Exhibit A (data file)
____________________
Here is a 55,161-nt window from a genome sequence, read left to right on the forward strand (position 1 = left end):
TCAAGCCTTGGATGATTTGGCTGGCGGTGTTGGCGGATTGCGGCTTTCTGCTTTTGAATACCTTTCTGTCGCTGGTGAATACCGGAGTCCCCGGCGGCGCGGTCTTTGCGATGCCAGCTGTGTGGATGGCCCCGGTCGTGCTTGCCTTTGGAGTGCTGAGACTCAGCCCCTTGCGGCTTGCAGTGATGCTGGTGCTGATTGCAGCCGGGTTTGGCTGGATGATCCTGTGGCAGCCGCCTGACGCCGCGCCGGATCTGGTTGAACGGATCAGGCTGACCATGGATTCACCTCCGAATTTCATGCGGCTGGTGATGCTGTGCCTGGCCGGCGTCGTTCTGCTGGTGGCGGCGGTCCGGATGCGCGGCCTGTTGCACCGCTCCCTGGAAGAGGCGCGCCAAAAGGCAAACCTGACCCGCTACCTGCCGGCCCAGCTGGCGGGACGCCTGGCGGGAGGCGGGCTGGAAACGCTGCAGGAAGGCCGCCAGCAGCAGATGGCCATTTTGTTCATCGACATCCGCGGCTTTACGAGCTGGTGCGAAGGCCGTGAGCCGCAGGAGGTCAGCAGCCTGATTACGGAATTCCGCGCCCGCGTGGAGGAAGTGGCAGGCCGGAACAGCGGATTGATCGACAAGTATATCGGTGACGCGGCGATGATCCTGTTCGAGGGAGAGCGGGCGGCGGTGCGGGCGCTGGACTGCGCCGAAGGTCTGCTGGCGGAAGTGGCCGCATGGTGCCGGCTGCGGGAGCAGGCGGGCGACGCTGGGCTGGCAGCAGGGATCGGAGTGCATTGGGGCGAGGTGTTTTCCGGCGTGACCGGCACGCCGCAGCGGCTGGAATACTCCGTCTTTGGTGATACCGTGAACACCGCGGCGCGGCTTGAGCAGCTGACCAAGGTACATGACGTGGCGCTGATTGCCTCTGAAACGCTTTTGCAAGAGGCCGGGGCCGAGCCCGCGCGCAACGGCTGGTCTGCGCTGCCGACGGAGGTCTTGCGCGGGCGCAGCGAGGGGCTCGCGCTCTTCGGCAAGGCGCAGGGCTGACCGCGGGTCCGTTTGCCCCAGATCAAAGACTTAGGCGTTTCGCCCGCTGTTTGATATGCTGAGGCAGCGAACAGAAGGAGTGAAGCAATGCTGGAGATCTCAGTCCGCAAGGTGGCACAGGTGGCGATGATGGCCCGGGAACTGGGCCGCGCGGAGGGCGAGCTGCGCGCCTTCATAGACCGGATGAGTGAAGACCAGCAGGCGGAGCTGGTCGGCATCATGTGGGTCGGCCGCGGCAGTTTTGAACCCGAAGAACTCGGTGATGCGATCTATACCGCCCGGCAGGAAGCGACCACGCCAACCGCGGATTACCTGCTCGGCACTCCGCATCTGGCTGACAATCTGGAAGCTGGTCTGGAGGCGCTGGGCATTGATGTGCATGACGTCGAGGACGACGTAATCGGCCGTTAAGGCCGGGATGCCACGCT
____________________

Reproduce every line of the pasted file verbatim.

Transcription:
Here is a 55,161-nt window from a genome sequence, read left to right on the forward strand (position 1 = left end):
TCAAGCCTTGGATGATTTGGCTGGCGGTGTTGGCGGATTGCGGCTTTCTGCTTTTGAATACCTTTCTGTCGCTGGTGAATACCGGAGTCCCCGGCGGCGCGGTCTTTGCGATGCCAGCTGTGTGGATGGCCCCGGTCGTGCTTGCCTTTGGAGTGCTGAGACTCAGCCCCTTGCGGCTTGCAGTGATGCTGGTGCTGATTGCAGCCGGGTTTGGCTGGATGATCCTGTGGCAGCCGCCTGACGCCGCGCCGGATCTGGTTGAACGGATCAGGCTGACCATGGATTCACCTCCGAATTTCATGCGGCTGGTGATGCTGTGCCTGGCCGGCGTCGTTCTGCTGGTGGCGGCGGTCCGGATGCGCGGCCTGTTGCACCGCTCCCTGGAAGAGGCGCGCCAAAAGGCAAACCTGACCCGCTACCTGCCGGCCCAGCTGGCGGGACGCCTGGCGGGAGGCGGGCTGGAAACGCTGCAGGAAGGCCGCCAGCAGCAGATGGCCATTTTGTTCATCGACATCCGCGGCTTTACGAGCTGGTGCGAAGGCCGTGAGCCGCAGGAGGTCAGCAGCCTGATTACGGAATTCCGCGCCCGCGTGGAGGAAGTGGCAGGCCGGAACAGCGGATTGATCGACAAGTATATCGGTGACGCGGCGATGATCCTGTTCGAGGGAGAGCGGGCGGCGGTGCGGGCGCTGGACTGCGCCGAAGGTCTGCTGGCGGAAGTGGCCGCATGGTGCCGGCTGCGGGAGCAGGCGGGCGACGCTGGGCTGGCAGCAGGGATCGGAGTGCATTGGGGCGAGGTGTTTTCCGGCGTGACCGGCACGCCGCAGCGGCTGGAATACTCCGTCTTTGGTGATACCGTGAACACCGCGGCGCGGCTTGAGCAGCTGACCAAGGTACATGACGTGGCGCTGATTGCCTCTGAAACGCTTTTGCAAGAGGCCGGGGCCGAGCCCGCGCGCAACGGCTGGTCTGCGCTGCCGACGGAGGTCTTGCGCGGGCGCAGCGAGGGGCTCGCGCTCTTCGGCAAGGCGCAGGGCTGACCGCGGGTCCGTTTGCCCCAGATCAAAGACTTAGGCGTTTCGCCCGCTGTTTGATATGCTGAGGCAGCGAACAGAAGGAGTGAAGCAATGCTGGAGATCTCAGTCCGCAAGGTGGCACAGGTGGCGATGATGGCCCGGGAACTGGGCCGCGCGGAGGGCGAGCTGCGCGCCTTCATAGACCGGATGAGTGAAGACCAGCAGGCGGAGCTGGTCGGCATCATGTGGGTCGGCCGCGGCAGTTTTGAACCCGAAGAACTCGGTGATGCGATCTATACCGCCCGGCAGGAAGCGACCACGCCAACCGCGGATTACCTGCTCGGCACTCCGCATCTGGCTGACAATCTGGAAGCTGGTCTGGAGGCGCTGGGCATTGATGTGCATGACGTCGAGGACGACGTAATCGGCCGTTAAGGCCGGGATGCCACGCT